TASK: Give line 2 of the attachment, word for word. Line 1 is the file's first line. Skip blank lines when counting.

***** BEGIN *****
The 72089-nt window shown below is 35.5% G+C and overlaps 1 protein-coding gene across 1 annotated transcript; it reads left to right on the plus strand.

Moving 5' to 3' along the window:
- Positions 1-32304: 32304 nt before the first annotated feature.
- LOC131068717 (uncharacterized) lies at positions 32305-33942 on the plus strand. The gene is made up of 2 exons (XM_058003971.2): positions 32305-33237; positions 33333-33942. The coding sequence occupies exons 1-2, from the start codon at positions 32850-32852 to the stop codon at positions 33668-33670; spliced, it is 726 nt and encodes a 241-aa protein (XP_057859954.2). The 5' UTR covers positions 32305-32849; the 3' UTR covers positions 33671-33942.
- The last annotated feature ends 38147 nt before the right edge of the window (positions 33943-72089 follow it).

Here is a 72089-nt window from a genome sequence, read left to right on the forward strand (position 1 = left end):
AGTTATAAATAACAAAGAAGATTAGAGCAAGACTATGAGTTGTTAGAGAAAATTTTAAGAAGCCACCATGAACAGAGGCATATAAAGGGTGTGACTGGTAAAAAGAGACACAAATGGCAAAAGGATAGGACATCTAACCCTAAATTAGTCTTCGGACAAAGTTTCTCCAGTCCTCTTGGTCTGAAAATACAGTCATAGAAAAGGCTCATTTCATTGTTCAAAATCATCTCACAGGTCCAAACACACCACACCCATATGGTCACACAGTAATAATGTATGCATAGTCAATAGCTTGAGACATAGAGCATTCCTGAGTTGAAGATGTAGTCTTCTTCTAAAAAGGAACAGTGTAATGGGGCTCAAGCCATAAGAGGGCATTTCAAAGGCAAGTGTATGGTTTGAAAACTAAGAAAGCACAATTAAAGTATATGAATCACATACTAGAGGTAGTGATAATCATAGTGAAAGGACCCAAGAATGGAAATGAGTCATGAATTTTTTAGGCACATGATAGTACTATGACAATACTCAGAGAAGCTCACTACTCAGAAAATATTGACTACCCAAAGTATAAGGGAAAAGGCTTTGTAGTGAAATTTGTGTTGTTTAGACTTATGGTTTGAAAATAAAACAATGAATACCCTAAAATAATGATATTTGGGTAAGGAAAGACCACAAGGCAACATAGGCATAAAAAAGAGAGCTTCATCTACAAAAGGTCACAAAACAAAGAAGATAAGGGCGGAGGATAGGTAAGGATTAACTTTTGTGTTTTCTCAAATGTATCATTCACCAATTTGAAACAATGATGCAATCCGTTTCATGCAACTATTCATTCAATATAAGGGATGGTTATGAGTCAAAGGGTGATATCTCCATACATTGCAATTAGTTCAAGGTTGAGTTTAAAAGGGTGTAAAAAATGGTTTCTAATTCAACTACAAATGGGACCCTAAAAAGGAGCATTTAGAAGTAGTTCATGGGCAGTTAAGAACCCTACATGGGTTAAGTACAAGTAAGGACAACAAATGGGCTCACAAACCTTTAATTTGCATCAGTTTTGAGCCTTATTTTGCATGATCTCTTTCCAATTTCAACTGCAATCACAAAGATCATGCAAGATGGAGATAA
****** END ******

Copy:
Moving 5' to 3' along the window: